How to Taste Wine - For the Enjoyment of it!
Wine tasting can be intimidating. Many of us are paralyzed by the selections in the store, not wanting to buy a “bad” bottle for the dinner party we’re attending, so we select the name brands we recognize in hopes we are outed as a non-connoisseur. Basically, we fake it ‘til we make it.
But wine should be enjoyed - should be an experience that one can remember (good or bad). Finding new wines is exciting, and learning about their regions and winemakers is fascinating. But we can’t experience wine-derlust if we don’t branch out and try something new!
Here’s a quick guide to selecting, tasting, and experiencing wines so you become more familiar with grapes and regions to learn what your particular tastes are.
Before you taste
Look at the back label. Most people look at the front label first and sometimes only the front label. This limits your knowledge of what’s in the bottle. The back label has all the detail the US government requires (not always super helpful, but it's there regardless) to help consumers understand what is in the bottle.
Things to look for:
Country and region in which the wine in produced. The more you taste, the more you’ll start to understand styles of these regions and what to expect from a grape from that region. I’ve learned I much prefer French sauvignon blancs to anything new world (US or New Zealand).
Varietals. This tells you which grapes were used to make the wine that is in the bottle. Some wines are single-varietal (all the same grape) and some are blends. As you taste more wine, you’ll learn which grapes you prefer and how you like them blended. Not all blends will tell you what’s in the bottle though - so you can refer to the region to get an educated guess if you just Google it.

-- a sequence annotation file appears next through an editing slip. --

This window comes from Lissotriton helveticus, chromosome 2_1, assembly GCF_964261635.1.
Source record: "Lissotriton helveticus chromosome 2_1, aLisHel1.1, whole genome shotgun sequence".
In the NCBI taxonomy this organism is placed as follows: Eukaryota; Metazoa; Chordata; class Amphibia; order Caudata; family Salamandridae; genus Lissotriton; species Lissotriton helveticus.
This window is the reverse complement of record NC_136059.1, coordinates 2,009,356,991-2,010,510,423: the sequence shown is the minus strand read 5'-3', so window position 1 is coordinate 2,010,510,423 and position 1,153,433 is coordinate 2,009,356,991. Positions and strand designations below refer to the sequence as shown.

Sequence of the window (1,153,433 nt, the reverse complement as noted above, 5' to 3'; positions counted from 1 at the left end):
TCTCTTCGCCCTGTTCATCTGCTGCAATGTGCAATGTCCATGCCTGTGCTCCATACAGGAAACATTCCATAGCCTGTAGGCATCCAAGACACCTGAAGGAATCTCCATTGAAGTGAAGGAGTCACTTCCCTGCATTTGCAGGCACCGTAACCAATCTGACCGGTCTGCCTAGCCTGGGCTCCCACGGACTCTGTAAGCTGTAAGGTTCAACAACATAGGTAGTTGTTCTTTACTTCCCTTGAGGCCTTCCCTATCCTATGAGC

Pay attention to price. Not in a “better wine is more expensive” way, but in an awareness so you can evaluate value according to your liking. Just because a bottle costs $80 doesn’t mean you are going to enjoy it. But it probably does mean that it is a higher quality wine, so learning what you can tell from tasting it, even if it’s not your style, helps you in determining value in wines that are your style.
OK here’s the fun part! Tasting takes practice (lucky you!) so don’t be frustrated if it doesn’t click the first few times. The key is to continue to try things, think about them and try to learn what your particular style and tastes are. There are no right answers!
When tasting wine, just follow these four simple steps. Make sure to keep notes for each step!
SEE - Look at the wine in the glass and note it’s clarity and color. Is it clear or is it hazy? Is the color intense or pale? What color is it - lemon or gold, or ruby or garnet?
SMELL - Put your nose in the glass and inhale. Some people swirl the wine a bit first (sometimes even cover the glass to keep the aromas in) but that’s not necessary. Note the aroma characteristics - so you smell fruits or flowers? Maybe oak or earth elements? Are the aromas intense or light?
SIP - Finally, take that sip! What are you tasting? The palate is typically defined by 6 characteristics - Sweetness, Acidity, Tannin, Body, Flavors, and Finish.
STATE - Now conclude what you think about the wine. Is it a good representation of the grape? It can be a quality wine, but not to your style - so jot everything down so you start to learn not only what is a good wine, but which wines you love.
After you taste
Write it down! If you’re like me, I can’t remember what I had for breakfast, let alone which vintage of the sauvignon blanc I preferred because it was a little more crisp than the other. Need a cheatsheet? Download our tasting note cards template here.
Rate with your own system. Most are familiar with the 100-point systems from renowned oenophiles like Robert Parker. But I find it easier to rate based on my own style. For me on a 1 to 5 scale, 1 = I won’t drink again, 2 = will do in a pinch, 3 = could be a regular in my wine fridge, 4 = is a wine I can sit on the porch and drink all day, and a 5 = is a wine I love so much I want to bathe in it (OK more like drink a tub full of the stuff!). But you get my drift. Make it your own and make it fun and memorable.
So what are you waiting for? Start tasting! Want to do it with a group of friends? Check out our article on How to Host a Wine Tasting next.